Luxembourg’s Cardiovascular and Vein Center project is being implemented for the 13th year in Mongolia. This is definitely one of the most consistent and well-enforced health projects. We used to experience blackouts during brain and heart surgeries. Through this project, a backup 700 kW generator was installed at our hospital. This generator is capable of supplying power to seven to eight soums. All cardiac departments in Mongolia were connected electronically within the frameworks of the Cardiovascular and Vein Center project.
The project team is focusing on improving functional capacity for cardiac surgery. Foreign experts visited twice this year and did surgeries on 10 people with congenital and acquired heart defects on each visit. Luxembourg’s project is targeted at adults. Luxembourg is running surgical training to improve skills of Mongolian surgeons. More than 30 patients have been fully treated through this project. Now, expensive heart surgeries are performed for free on both children and adults.

What kind of technological innovation was brought in this year?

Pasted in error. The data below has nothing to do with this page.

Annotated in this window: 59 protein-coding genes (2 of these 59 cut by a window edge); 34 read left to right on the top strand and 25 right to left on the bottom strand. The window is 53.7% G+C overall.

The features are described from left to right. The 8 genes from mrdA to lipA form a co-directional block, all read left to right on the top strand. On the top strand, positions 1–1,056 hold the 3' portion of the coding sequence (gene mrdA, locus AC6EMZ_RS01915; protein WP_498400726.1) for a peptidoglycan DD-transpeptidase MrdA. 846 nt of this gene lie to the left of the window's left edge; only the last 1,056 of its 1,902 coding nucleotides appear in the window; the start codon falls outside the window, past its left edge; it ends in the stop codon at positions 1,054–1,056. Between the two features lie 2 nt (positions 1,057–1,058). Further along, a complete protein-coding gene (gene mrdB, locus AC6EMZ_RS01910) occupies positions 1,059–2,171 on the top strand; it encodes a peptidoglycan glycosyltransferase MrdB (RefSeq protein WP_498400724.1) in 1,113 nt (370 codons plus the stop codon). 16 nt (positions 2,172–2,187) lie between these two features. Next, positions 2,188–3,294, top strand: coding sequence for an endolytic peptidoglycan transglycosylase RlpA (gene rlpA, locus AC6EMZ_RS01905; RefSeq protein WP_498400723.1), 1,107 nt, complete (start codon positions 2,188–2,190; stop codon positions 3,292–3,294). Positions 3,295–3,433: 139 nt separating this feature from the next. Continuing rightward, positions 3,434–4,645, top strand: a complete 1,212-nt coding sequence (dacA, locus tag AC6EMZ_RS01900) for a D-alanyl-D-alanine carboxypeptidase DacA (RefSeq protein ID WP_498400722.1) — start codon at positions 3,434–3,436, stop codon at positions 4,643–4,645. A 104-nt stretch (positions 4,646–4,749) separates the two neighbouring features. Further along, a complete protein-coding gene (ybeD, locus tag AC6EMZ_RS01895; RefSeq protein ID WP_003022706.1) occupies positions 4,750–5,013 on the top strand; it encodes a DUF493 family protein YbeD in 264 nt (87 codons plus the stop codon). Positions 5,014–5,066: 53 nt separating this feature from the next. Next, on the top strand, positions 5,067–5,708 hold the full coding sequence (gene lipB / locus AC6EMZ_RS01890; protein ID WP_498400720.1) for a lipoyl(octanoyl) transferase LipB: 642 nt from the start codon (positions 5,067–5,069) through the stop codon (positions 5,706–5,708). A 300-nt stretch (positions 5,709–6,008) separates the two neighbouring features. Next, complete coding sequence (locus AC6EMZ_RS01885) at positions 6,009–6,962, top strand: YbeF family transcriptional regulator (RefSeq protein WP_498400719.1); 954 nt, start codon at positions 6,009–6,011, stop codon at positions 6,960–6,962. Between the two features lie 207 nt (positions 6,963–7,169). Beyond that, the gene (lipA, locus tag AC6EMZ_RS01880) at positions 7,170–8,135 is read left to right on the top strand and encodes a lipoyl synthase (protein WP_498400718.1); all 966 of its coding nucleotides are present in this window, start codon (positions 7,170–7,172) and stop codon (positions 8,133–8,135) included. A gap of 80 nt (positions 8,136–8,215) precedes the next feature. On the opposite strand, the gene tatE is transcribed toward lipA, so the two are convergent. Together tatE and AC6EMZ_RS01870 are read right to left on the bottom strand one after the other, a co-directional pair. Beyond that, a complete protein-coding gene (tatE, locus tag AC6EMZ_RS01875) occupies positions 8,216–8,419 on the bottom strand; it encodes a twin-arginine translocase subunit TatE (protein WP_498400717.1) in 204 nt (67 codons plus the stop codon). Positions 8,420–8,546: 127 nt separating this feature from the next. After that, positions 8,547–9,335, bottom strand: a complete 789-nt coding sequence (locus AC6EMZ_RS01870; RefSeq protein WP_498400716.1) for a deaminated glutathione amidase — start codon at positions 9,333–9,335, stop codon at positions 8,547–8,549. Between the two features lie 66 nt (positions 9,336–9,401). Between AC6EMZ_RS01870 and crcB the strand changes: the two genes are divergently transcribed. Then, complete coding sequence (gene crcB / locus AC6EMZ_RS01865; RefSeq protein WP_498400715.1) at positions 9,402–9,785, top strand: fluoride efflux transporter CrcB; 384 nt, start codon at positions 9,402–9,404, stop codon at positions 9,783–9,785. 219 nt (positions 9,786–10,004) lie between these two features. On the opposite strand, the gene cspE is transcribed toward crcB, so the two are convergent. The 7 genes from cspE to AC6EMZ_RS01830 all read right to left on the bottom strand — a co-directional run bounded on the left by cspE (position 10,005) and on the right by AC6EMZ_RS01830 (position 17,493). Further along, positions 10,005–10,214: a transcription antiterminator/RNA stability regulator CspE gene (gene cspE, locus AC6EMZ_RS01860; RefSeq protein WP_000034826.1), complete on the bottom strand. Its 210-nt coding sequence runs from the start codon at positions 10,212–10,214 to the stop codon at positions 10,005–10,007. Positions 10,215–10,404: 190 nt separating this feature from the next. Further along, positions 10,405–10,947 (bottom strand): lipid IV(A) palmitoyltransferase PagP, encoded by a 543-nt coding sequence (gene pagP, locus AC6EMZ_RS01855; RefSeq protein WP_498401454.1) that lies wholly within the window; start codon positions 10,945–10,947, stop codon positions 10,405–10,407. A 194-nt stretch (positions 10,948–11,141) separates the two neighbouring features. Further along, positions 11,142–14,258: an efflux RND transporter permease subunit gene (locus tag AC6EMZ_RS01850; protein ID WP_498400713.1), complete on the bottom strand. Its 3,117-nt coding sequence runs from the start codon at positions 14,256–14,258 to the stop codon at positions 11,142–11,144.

Our hospital is concentrating on providing high-quality treatment and diagnosis to the public this year. We performed varicose vein surgery, which is currently impossible to treat in Mongolia, on eight to nine patients and completed difficult heart surgeries on infants with assistance from Seoul National University Hospital and South Korea’s Raphael Clinic.
These surgeries costs 30,000 to 40,000 USD each. Most of the costs for heart, brain and varicose vein surgeries and diagnosis have been covered by the Health Insurance since July 1, 2014.
Majority of Mongolian patients travelling abroad for treatment and diagnosis suffer from arrhythmia (irregular heartbeat). The surgery for this disease costs 40,000 to 45,000 USD in China.
More than 40 percent of patients who were treated abroad in 2014 received support from the Ministry of Health and Sports, but this year, the Ministry is supporting 58 percent of patients. We recently received equipment required for arrhythmia treatment, worth 1.05 billion MNT. Now, we’re working to provide trainings for specialists. Mongolia will be able to cure arrhythmia domestically in 2016. An objective was set to limit the number of people travelling abroad for medical treatment for this reason.
The Diabetics Center opened on November 13, 2015, with a 5,000 USD donation from a Danish company, Novo Nordisk. The number of people diagnosed with diabetes is increasing among the population in relation to the increase of carbohydrate content in daily-used food products. This disease can strongly impact the heart, nerves and other organs when it aggravates and even lead to blindness, limb amputation, stokes and heart attack. This center was established to improve social health activities.